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Surviving in South African’s Queer Scene

For the South African artist Umlilo [1] music is freedom and therapy at the same time. In his music he addresses issues of homophobia and bends the common images of gender. «Gender has always been something very natural to me to fuck with», he explains in the Norient podcast. A podcast from the Norient exhibition Seismographic Sounds [2], produced by Leila Dee Dougan.

Excerpt from the Podcast

I’m Siya, I go by the artist name Umlilo, which means «fire» in Xhosa. I dress different, I do my hair different, and I present myself as androgynous. I don’t care about how a man, a woman or a gay man is supposed to look, act or sound. I see myself as a creature who walks around and gives people a mind fuck about what they think gender is. My performance and my music videos reflect this, but on a much more exaggerated level.

My music, for me, is my freedom and my therapy. But I never thought I was going to be a full-time musician. I had a nine-to-five dead-end job and all I was doing when I came home was making music, by myself, for myself. I’m a curious cat and so I started to play around with different sounds. Many of them were inspired by my frustration at work. Then, I started to use my bedroom as a recording studio and by-and-by I realized how music can impact people. I was thinking: «When you’re in your bedroom producing a song it can also be something that other people may be interested in».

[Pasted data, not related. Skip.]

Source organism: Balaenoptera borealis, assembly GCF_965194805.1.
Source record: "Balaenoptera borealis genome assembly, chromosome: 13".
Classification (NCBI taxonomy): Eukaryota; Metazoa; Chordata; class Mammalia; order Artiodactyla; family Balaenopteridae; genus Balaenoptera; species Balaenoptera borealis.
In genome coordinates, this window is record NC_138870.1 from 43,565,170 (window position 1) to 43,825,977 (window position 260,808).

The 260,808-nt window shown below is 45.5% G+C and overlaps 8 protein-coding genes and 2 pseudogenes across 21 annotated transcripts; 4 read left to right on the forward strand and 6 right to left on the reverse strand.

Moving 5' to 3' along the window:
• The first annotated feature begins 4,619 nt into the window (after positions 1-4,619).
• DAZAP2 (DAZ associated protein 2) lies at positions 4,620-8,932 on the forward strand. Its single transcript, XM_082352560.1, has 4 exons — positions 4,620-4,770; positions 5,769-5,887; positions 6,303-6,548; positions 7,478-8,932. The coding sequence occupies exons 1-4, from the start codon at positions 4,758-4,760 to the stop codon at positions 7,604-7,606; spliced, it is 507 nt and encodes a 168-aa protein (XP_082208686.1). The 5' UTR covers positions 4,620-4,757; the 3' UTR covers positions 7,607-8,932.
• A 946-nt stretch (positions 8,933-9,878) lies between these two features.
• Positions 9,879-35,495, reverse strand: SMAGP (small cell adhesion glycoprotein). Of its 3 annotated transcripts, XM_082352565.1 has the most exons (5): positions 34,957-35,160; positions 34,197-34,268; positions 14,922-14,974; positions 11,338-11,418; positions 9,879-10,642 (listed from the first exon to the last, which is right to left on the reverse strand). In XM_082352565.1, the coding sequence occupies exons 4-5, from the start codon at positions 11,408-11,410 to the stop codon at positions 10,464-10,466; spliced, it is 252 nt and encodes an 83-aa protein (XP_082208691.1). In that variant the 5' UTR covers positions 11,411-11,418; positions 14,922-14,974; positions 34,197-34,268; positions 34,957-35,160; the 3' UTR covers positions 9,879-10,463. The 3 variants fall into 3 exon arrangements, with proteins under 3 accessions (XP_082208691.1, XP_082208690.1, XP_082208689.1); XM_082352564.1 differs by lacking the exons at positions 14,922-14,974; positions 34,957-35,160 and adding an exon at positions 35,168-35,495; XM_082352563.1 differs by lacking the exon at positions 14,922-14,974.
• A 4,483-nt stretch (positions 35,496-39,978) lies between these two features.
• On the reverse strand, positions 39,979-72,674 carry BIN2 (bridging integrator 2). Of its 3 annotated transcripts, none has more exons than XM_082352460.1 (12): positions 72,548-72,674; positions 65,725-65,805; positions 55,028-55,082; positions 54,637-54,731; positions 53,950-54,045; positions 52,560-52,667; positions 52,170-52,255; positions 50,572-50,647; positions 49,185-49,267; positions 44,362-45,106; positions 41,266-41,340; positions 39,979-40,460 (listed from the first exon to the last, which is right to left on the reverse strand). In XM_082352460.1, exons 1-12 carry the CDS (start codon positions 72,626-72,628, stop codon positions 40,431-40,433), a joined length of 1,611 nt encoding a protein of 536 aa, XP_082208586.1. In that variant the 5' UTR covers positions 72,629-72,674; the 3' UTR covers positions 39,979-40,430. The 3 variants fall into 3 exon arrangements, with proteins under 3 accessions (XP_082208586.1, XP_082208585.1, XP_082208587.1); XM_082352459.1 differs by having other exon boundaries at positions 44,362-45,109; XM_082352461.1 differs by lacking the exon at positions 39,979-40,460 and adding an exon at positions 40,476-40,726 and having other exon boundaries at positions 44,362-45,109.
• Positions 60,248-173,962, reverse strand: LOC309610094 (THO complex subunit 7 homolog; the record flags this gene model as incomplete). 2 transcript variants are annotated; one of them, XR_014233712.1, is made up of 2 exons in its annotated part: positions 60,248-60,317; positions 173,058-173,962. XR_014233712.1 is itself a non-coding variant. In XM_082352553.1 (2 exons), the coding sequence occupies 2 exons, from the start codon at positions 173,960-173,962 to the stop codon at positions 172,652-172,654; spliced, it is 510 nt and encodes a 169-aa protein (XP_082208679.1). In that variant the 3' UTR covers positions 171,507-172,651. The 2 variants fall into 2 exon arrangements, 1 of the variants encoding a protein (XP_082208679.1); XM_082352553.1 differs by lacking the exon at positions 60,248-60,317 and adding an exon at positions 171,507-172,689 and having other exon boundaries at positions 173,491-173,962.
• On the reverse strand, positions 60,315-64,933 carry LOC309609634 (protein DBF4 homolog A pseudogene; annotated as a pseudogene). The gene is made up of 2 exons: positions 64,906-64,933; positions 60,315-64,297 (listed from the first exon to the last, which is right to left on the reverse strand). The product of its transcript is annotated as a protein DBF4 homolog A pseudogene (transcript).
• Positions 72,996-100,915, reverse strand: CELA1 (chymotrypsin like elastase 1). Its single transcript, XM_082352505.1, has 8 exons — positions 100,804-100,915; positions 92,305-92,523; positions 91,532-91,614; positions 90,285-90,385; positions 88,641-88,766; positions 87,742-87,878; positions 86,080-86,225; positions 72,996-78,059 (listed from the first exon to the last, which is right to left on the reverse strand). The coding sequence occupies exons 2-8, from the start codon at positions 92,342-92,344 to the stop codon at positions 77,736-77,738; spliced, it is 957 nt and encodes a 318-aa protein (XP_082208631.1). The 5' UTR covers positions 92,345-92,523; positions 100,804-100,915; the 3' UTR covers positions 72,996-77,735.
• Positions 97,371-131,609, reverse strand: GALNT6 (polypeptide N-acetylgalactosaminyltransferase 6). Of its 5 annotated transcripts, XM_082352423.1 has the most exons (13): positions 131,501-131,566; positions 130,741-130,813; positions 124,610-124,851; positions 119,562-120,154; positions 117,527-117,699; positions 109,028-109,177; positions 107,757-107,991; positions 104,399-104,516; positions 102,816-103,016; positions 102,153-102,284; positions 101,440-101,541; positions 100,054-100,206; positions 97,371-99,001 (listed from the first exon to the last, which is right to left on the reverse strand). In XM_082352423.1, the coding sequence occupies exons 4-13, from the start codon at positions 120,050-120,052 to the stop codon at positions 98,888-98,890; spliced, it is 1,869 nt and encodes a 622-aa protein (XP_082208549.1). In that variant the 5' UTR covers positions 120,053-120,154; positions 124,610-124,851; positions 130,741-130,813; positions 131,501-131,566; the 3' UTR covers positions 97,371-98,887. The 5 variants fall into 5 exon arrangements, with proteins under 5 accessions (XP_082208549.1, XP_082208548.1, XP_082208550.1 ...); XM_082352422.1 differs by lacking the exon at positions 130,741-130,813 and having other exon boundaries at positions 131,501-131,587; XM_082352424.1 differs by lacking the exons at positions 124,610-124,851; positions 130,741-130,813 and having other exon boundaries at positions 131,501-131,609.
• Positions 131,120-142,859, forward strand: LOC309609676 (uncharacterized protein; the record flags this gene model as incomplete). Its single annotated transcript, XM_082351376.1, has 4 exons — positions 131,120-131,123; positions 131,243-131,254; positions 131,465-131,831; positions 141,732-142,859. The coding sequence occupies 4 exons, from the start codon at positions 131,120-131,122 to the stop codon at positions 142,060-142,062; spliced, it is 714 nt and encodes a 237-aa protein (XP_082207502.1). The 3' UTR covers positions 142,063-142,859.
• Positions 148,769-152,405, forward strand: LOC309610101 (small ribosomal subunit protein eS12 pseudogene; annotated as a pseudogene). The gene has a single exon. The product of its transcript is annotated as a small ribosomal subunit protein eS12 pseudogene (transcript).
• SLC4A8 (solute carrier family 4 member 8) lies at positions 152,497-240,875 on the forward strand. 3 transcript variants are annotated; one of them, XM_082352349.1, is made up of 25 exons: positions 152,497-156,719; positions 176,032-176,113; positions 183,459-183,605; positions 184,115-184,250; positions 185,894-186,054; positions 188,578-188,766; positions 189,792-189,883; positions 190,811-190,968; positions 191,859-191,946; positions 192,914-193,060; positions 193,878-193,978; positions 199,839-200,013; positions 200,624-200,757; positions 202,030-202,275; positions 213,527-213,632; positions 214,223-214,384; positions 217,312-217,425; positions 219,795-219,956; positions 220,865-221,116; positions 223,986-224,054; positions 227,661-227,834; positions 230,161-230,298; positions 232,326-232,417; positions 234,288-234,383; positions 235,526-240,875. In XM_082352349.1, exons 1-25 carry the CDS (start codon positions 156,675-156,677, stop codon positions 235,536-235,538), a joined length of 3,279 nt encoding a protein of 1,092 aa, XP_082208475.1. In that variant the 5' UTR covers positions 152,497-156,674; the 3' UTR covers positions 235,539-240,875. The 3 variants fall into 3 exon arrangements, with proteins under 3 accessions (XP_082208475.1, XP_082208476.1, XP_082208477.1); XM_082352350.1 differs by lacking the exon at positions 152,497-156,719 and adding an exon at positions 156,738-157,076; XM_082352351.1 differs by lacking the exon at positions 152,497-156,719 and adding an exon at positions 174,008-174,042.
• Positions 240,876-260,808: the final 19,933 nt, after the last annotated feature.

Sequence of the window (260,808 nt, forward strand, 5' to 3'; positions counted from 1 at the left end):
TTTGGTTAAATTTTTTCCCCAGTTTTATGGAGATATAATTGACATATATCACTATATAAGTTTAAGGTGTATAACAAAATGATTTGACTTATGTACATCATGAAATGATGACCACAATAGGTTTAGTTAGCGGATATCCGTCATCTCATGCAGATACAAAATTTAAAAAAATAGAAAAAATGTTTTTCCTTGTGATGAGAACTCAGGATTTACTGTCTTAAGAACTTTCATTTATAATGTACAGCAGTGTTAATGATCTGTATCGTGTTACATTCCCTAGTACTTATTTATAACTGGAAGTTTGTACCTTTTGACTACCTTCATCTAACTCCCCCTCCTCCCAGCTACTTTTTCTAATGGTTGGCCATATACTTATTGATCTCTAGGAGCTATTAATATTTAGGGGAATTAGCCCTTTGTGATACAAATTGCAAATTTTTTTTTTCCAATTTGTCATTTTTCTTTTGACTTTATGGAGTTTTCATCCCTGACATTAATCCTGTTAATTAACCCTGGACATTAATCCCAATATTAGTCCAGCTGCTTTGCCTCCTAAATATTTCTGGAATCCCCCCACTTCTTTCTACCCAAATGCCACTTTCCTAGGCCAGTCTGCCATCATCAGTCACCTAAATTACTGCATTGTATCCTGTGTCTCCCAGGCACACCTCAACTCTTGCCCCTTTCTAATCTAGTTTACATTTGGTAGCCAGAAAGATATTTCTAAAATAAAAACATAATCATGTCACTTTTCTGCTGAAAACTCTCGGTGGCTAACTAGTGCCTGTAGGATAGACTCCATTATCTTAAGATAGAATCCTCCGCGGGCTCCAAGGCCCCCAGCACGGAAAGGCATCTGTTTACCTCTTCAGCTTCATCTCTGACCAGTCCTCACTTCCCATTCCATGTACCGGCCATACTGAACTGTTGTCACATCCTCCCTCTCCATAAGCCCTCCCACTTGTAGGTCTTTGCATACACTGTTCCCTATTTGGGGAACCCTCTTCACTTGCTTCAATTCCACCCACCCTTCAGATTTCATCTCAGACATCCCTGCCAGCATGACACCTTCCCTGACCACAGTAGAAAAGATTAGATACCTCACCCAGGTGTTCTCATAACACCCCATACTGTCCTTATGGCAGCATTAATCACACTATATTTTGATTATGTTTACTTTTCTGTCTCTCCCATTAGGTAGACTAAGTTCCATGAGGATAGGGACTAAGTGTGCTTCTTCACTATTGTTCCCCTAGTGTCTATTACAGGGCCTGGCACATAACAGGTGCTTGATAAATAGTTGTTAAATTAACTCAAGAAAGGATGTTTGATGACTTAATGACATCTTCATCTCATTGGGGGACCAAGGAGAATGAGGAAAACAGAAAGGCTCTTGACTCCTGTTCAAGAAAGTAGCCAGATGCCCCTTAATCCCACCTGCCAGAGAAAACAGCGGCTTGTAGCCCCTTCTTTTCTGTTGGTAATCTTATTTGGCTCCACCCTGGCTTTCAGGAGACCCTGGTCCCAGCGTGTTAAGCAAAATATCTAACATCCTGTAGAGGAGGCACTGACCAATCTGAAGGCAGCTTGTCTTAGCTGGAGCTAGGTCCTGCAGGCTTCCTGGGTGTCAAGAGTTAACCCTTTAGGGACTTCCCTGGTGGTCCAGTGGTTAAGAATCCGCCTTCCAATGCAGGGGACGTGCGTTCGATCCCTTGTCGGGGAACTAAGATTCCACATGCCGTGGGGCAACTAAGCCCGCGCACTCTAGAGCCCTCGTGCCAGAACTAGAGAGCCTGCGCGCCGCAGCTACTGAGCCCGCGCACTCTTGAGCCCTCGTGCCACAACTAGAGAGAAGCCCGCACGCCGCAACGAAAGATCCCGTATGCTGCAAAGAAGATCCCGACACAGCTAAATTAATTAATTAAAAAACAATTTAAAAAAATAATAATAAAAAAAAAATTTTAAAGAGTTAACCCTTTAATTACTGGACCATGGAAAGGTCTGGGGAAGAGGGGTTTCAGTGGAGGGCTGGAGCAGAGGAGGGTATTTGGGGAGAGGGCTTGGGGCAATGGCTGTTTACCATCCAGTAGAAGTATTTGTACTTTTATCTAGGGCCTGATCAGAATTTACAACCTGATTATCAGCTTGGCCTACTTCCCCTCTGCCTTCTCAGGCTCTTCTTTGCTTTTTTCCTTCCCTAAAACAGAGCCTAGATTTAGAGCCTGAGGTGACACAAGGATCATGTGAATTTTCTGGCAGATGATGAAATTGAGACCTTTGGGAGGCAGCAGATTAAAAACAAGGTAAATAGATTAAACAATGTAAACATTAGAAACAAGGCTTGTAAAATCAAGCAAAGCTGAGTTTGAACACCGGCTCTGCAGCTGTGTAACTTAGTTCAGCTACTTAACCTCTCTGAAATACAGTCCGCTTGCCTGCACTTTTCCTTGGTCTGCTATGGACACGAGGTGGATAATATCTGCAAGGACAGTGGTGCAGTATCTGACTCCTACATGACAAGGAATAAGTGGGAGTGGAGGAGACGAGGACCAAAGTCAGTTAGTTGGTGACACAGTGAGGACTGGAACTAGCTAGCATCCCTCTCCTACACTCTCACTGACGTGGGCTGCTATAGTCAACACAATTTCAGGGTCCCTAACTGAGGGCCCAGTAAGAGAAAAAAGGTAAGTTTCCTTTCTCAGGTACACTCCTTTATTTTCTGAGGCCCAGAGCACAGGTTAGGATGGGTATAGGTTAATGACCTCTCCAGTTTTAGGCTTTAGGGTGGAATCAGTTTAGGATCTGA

Umlilo performing live in Cape Town. Photo: Skattie, what are you wearing?

A part of me as an artist always wanted to make it in South Africa and I think a lot of who I am is because I grew up here. I’ve seen very different faces of this country: I was raised in a township, but I went to a «Model C» school and studied at Rhodes University. Now I live in the suburbs, but I still take public transport. And I observe the class struggle that is going on: for a black queer person living in a township it’s a completely different experience than for a black queer person living in the suburbs. So Cape Town’s worldwide image as a place in which gay people can come and celebrate is not the full truth.

In my songs I address the issue of homophobia because it makes me sad to see that while before the color of a person’s skin was the main item for discrimination, now it’s that person’s sexuality. The same people who are now oppressing others because of their desire, have been through that oppression themselves. It’s surprising that they would perpetuate the same kind of hate. I always feel we don’t want to fight. No one ever wants to be an activist. But often I find myself in that position. It’s do or die.

This quote was recorded by Leila Dee Dougan via Skype in March 2015. The text was published first in the second Norient book Seismographic Sounds [3]. Click on the image to know more.